You have probably heard the sage advice that the best way to lower your scores is to perfect your short game. After all, poor putter skills can easily change a birdie to a bogey. But Mark Broadie of Golf.com says otherwise. According to his analysis of “millions” of golf shots, Broadie says, “Approach shots account for the biggest scoring advantage between golfers of every skill level… approach shots are [in fact] the greatest difference-maker.” And what’s one of the most common problems with approach shots — besides poor contact, or course?
According to Broadie’s research, most weekend golfers come up short of the green. Part of this is because many casual golfers really don’t know their distances at this medium range (100 to 150 yards or so) and may need to club up. And part of coming up short has to do with not being able to stick the ball and (subconsciously or not) being afraid that your ball will hit and roll right past the green. So, instead, you under-shoot it and come up short. If this sounds anything like you, then you need to work on increasing your backspin on approach shots. It’s that simple.
Get your backspin
So you’re hitting from the fairway, you might have a 7-iron or a wedge in hand, and you’re looking for your ball to get up and sit down. What do many good approach shots have in common? Small divot, low trajectory, lots of backspin. The smaller the divot, the less club-to-ground interaction, which is good in this case — you want to just brush the ground with your club, not dig in.
In order to get your ball to stick on the green (or even back up toward the hole), you’ll need a good amount of backspin. Many golfers used to think they need to “hit down” to achieve spin, but recent high-tech research suggests that you should be looking for a nice, level strike, complete with a long, shallow divot if you want to start hitting darts on the regular.
Here’s the setup:
1. Start with a narrow stance, and the ball positioned slightly forward of center.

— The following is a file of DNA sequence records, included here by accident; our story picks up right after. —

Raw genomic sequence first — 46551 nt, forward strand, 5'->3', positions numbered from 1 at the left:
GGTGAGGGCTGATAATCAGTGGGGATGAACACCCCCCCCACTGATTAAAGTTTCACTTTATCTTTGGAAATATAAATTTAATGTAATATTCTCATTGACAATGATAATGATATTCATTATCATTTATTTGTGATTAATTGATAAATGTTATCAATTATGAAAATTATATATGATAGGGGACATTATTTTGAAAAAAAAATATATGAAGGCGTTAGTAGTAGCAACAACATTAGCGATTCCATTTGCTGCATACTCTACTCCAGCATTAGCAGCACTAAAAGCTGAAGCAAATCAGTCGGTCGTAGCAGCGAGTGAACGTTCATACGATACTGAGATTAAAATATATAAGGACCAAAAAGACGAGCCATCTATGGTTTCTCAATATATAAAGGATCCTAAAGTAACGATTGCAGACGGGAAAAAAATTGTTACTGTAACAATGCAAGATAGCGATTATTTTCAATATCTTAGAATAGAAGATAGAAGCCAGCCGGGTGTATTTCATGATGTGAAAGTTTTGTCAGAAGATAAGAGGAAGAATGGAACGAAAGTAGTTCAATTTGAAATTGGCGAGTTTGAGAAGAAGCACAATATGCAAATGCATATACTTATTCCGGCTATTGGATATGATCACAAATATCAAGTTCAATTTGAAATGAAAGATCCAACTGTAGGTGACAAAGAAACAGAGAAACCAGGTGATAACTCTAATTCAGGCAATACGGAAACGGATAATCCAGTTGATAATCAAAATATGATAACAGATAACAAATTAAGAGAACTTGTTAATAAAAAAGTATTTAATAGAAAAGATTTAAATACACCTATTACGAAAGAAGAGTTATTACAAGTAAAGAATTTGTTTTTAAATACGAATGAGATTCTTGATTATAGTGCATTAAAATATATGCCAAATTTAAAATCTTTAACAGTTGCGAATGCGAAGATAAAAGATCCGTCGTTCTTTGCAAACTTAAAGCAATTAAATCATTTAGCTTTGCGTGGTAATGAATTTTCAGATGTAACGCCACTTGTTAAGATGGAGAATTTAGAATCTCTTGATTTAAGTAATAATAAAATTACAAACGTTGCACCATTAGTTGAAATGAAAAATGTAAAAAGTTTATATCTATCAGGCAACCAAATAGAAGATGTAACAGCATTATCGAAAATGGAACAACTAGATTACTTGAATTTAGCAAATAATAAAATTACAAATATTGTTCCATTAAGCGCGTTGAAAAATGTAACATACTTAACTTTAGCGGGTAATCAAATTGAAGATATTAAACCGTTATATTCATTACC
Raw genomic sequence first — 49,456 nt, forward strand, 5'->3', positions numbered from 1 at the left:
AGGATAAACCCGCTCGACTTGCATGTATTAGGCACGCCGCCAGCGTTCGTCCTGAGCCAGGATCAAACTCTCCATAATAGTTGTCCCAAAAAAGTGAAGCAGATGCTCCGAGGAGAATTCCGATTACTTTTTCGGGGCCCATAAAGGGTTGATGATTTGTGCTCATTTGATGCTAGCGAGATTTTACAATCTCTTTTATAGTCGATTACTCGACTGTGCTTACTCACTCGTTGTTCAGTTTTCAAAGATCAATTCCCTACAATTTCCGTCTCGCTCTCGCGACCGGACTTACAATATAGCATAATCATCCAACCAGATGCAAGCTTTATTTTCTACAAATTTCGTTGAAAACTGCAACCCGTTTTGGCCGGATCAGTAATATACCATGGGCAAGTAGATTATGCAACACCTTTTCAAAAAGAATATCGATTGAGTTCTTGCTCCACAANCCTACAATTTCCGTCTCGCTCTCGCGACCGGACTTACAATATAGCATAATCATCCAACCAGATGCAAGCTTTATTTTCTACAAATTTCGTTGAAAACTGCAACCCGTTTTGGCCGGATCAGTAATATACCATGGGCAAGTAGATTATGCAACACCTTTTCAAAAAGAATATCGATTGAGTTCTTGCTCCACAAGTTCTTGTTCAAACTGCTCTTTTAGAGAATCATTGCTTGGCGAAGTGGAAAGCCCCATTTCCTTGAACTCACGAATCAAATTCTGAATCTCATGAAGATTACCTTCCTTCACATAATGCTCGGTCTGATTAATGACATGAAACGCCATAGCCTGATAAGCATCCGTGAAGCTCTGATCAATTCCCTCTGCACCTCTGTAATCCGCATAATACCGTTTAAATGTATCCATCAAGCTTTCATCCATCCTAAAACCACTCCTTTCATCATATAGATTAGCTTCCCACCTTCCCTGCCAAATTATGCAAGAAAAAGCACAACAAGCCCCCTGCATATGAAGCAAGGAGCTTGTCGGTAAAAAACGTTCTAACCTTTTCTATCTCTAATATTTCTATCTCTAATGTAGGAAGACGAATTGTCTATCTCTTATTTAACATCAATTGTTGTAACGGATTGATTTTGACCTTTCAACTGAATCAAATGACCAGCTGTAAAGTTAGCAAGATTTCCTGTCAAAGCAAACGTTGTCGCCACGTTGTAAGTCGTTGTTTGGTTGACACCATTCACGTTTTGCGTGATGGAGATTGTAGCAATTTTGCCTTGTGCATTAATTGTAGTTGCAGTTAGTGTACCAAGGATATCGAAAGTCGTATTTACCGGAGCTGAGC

2. Set up your aim to hit low on the club face.
3. Swing with the face perpendicular to the ball.
4. Lead with your hands to make contact with the ball before the ground.
5. Maintain a forward leaning club shaft aimed at the target.
6. Swing at high-speed and maintain strong hands all the way to followthrough.
Perfect spin conditions
Achieving the perfect backspin is not a novice golf skill so don’t be discouraged if this technique remains elusive for a while. Just the right backspin also requires just the right conditions in addition to the perfect technique (and even a bit of luck). Even the pros know not to attempt a backspin shot without the right circumstances. You need a nice, neat lie, for instance, if you hope to be able to strike low on the ball. Do not attempt to hit a backspin shot from the rough. It will usually backfire. Hitting through wet, heavy or even moderately long grass is also a recipe for chunking your shot.
But what if course conditions are just right, but you’re still having trouble with your backspin? It may sound obvious, but have you tried cleaning off your ball? Mud or grass in your dimples can undo even the most masterful backspin technique. Also, any debris or run-off water in your club face grooves can seriously mess with your desired friction level — a major component of achieving that awesome spin you’re looking for. So grab your trusty golf towel, clean your tools and set yourself up for success.
Have another type of shot you struggle to hit? Let us know down in the comments below and we’ll see if we can help. Play well!
— C. Pedroja